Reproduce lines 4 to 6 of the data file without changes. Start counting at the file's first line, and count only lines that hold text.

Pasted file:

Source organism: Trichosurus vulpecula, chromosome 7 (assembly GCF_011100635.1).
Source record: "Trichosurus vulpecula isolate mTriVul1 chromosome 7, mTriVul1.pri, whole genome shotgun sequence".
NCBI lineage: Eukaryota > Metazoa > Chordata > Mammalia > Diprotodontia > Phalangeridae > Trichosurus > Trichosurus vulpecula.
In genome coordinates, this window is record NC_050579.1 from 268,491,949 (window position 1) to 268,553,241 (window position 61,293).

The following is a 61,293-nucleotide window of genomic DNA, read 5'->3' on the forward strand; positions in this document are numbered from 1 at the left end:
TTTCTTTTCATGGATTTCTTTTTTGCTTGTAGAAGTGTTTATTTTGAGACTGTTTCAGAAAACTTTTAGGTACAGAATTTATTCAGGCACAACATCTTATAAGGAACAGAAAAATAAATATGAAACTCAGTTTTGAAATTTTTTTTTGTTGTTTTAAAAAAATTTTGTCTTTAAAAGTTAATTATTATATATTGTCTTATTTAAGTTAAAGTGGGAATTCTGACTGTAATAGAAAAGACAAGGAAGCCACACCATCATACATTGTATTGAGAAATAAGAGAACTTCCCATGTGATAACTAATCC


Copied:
In genome coordinates, this window is record NC_050579.1 from 268,491,949 (window position 1) to 268,553,241 (window position 61,293).

The following is a 61,293-nucleotide window of genomic DNA, read 5'->3' on the forward strand; positions in this document are numbered from 1 at the left end:
TTTCTTTTCATGGATTTCTTTTTTGCTTGTAGAAGTGTTTATTTTGAGACTGTTTCAGAAAACTTTTAGGTACAGAATTTATTCAGGCACAACATCTTATAAGGAACAGAAAAATAAATATGAAACTCAGTTTTGAAATTTTTTTTTGTTGTTTTAAAAAAATTTTGTCTTTAAAAGTTAATTATTATATATTGTCTTATTTAAGTTAAAGTGGGAATTCTGACTGTAATAGAAAAGACAAGGAAGCCACACCATCATACATTGTATTGAGAAATAAGAGAACTTCCCATGTGATAACTAATCC